Alpha Power Investing Newsletter

October 9, 2013


Each year Standard and Poor's (S&P) issues its SPIVA (Standard and Poor's Indices Versus Active Funds) report. This report compares the relative performance of mutual funds to their benchmark indexes. In other words, large-cap funds are compared to the S&P 500, mid-cap funds to the S&P 400, and small-cap funds to the S&P 600. Standard and Poor's has been doing this for more than a decade and compiled an extensive database for use in the indexing vs. active management debate.

Index funds now hold about 20% of equity mutual fund assets in the U.S. More and more investors have come to realize that actively managed funds that beat the market long-term are extremely difficult to identify due to their scarcity. The SPIVA data confirms this. The table below shows the percentage of funds that were outperformed by their benchmark index for five years ending in 2012.

Naturally, the percentage of funds that continue to underperform their benchmarks over multiple five-year periods is much greater.

This result should not be surprising when you think about it. The mutual fund industry consists of thousands of "experts" competing against one another every day. Since 80% of all common stock in the U.S. is traded by institutions (such as mutual funds) it is almost axiomatic to conclude that they are the market. Throw in high fees for management and trading costs and it is inevitable that the majority of funds will underperform comparable indexes that have no fees and no trading.

Quite clearly, stock picking portfolio management by "experts" is a self-defeating game in the aggregate. The long-term winners in this game are few and far between because they are, by definition, mavericks who think outside the box.

Assuming that you are not such a contrarian maverick, how do you outperform the market using stocks as the investment vehicle?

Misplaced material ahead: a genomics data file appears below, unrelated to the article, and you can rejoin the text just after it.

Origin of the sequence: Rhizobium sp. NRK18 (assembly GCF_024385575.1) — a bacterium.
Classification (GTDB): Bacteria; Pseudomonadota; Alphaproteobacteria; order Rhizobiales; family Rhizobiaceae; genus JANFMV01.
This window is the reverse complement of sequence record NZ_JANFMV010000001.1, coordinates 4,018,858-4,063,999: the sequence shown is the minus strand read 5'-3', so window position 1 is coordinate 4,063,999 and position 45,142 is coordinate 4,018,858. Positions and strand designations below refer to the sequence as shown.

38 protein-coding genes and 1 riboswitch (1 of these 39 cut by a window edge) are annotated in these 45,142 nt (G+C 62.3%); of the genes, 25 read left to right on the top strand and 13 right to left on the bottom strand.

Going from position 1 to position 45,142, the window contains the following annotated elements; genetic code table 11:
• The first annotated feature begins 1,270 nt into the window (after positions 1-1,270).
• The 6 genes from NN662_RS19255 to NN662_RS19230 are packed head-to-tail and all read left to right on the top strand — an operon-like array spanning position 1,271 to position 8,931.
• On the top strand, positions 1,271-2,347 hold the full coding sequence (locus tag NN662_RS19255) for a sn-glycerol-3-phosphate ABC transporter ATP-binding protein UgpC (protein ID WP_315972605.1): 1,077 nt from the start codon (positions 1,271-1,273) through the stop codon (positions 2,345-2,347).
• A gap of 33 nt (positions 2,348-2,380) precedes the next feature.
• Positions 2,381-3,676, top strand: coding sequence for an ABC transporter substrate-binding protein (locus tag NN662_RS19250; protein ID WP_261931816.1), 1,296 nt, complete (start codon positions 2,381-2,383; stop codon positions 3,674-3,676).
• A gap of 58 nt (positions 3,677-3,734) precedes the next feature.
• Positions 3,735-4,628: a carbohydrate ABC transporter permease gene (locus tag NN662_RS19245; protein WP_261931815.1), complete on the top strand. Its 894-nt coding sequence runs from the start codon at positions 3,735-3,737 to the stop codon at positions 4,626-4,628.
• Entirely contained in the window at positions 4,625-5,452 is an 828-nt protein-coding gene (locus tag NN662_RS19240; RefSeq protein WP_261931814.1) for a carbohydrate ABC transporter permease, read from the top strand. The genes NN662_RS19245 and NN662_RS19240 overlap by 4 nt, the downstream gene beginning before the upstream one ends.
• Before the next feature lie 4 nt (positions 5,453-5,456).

The answer comes in three steps:
  1. When you're in the market, hold an index fund.
  2. Be in the market only during seasonally favorable periods.
  3. When in the market, hold mid-cap stocks (i.e. the S&P 400).

The first step follows the SPIVA findings. The second step follows from long-term research which shows that the market is most robust from late-October to early-May. This is a global phenomenon which is caused by late in the year "expert" predictions about the upcoming calendar year. These predictions are mostly optimistic and often mistaken. By early-May investors begin to get a realistic picture of calendar-year earnings and adjust accordingly. This explains why, since 1949, the Dow Industrials from November through April have had an average daily appreciation that is 27 times greater than the average daily appreciation the rest of the year.

The third step follows from the fact that small/mid-cap stocks outperform large-cap stocks during bullish phases in the market. Over the past 32 years, mid-cap stocks have had the best risk/reward profile. Since 1981, the S&P MidCap 400 Index has had an annual return of about 13.6%, a 28% annual premium to the S&P 500, with less severe drawdowns.

Our three steps yield an extremely simple long-term investment strategy that is easy to put into action: from November through May, own the S&P MidCap 400 Index, then switch to intermediate treasuries (use an index fund) for the remaining five months. The table below shows the performance of this strategy compared to the S&P 500 since 1981 (the year the S&P MidCap 400 Index was created).

Our simple strategy had one down year (1994: -6.7%) compared to the S&P 500, which was down six times over the period. Most importantly, since 1999, while the S&P 500 suffered through two devastating bear markets, our strategy avoided them because the bulk of the declines occurred between May and November.

Today's investors should keep in mind that we have enjoyed a robust bull market since March of 2009. All that was lost in 2008-09 has been recovered, especially in the small/mid-cap universe. This cycle is not complete until a bear market wrings out the excesses that have accumulated over the past four years. Odds are that this will happen mostly during the seasonally unfavorable periods in the future. The actions of the Federal Reserve have undoubtedly delayed this reckoning, but I doubt that all of the gains since 2009 are durable and "built in".

For a complete description of the Alpha Mid-Cap Power Index Managed Account strategy, go to our website at and click on Programs and Performance.

Sincerely yours,

Jerry Minton, Ph.D.
1-877-229-9400, Ext. 11

Disclosure: Past performance is not a guarantee of future performance.

© 2013 Alpha Investment Management, Inc.
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